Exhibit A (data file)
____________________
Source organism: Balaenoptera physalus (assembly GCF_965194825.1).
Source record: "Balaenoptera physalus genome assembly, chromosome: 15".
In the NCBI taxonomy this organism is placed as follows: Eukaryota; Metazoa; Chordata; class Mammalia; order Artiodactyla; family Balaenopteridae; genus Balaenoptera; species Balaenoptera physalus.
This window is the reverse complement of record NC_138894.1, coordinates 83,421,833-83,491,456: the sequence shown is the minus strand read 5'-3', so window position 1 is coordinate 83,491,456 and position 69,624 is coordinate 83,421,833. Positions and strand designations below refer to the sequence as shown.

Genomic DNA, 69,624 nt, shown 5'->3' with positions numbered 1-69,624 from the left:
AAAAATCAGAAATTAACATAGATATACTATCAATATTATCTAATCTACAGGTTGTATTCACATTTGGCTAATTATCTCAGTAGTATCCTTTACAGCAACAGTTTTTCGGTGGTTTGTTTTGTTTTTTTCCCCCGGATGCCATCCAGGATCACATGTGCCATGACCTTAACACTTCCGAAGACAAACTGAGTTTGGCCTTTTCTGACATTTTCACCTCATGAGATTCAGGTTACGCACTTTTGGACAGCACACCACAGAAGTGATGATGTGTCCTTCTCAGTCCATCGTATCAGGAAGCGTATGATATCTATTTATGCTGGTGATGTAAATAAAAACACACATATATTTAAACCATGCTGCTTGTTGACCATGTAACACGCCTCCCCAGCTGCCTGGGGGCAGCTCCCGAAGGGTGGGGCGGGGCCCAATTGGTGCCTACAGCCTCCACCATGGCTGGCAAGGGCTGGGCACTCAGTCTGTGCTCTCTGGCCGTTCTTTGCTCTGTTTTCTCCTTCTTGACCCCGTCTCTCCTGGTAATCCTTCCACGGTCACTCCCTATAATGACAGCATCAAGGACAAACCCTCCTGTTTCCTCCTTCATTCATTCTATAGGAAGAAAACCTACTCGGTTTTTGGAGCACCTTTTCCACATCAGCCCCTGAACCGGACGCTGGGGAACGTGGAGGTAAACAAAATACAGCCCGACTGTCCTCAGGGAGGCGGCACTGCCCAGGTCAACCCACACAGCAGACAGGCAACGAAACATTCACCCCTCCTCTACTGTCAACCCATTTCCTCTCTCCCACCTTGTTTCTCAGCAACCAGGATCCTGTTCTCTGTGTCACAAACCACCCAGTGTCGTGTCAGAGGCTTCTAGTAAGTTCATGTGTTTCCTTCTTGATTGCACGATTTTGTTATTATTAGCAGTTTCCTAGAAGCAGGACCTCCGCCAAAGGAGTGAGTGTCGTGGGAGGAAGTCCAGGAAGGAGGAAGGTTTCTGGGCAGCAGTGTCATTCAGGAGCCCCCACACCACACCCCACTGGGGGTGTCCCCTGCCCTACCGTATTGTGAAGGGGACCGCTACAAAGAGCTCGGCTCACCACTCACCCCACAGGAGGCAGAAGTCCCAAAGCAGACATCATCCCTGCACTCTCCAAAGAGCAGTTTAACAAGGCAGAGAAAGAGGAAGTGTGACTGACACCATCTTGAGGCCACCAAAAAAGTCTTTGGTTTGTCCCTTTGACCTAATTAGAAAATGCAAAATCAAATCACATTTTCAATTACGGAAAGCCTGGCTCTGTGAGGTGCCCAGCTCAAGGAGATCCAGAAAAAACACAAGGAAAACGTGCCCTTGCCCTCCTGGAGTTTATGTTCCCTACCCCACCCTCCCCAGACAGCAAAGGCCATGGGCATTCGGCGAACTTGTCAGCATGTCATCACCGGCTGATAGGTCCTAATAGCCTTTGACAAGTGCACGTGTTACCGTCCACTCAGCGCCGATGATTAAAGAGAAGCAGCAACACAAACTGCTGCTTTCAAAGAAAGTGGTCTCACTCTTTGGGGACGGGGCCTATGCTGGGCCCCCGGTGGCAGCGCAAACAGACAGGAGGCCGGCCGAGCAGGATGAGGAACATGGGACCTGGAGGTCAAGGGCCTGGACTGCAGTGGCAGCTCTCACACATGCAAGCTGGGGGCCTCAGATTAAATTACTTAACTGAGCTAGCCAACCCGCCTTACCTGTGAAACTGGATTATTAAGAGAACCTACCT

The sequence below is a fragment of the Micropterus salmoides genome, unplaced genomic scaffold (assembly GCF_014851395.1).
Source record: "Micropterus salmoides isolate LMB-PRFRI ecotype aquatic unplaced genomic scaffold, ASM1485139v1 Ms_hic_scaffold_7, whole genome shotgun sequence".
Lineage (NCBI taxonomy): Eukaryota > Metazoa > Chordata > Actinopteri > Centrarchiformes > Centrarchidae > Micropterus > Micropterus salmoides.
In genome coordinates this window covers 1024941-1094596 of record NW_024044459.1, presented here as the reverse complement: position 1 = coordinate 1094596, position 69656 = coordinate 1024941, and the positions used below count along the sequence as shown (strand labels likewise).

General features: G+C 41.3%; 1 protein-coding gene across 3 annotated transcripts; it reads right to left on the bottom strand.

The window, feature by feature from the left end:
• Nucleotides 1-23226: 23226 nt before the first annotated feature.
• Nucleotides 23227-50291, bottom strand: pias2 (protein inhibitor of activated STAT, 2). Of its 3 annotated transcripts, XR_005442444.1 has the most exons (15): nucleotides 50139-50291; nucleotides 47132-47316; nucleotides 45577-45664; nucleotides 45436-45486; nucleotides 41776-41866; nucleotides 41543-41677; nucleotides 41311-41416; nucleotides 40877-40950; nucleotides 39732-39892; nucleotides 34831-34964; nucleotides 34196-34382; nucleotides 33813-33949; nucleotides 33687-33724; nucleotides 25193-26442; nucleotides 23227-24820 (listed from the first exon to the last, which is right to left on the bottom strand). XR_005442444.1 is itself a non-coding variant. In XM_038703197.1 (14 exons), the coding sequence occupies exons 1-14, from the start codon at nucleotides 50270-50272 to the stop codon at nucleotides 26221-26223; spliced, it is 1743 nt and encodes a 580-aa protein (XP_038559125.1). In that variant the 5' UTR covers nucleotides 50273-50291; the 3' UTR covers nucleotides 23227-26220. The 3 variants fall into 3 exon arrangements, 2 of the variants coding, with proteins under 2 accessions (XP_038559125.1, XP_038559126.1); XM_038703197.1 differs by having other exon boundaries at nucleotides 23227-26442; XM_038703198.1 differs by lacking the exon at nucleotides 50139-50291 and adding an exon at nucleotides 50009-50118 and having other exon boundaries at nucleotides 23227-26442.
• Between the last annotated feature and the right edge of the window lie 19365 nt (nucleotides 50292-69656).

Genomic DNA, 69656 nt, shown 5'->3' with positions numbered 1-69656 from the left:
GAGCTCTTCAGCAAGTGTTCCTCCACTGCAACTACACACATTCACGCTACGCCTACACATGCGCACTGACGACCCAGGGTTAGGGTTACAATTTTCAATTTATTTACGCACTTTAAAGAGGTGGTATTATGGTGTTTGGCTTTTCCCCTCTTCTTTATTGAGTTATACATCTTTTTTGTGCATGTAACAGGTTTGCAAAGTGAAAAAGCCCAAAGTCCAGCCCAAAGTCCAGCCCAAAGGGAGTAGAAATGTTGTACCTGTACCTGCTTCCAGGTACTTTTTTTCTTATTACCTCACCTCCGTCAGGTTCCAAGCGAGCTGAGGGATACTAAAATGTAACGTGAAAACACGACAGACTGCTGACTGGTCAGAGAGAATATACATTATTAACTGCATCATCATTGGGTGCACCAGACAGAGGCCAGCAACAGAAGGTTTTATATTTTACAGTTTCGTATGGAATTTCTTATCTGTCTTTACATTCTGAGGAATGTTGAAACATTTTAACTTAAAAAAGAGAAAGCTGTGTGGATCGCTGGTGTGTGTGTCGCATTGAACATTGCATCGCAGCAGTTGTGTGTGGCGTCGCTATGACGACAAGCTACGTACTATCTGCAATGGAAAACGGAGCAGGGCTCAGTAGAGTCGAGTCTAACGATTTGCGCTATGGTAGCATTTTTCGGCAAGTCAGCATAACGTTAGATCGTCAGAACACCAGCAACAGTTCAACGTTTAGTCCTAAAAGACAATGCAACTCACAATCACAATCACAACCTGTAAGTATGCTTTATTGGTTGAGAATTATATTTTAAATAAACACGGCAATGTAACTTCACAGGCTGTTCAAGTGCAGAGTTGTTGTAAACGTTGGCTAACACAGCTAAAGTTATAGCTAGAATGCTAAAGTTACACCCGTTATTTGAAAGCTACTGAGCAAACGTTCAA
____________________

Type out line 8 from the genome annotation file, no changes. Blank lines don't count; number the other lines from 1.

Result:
Source record: "Micropterus salmoides isolate LMB-PRFRI ecotype aquatic unplaced genomic scaffold, ASM1485139v1 Ms_hic_scaffold_7, whole genome shotgun sequence".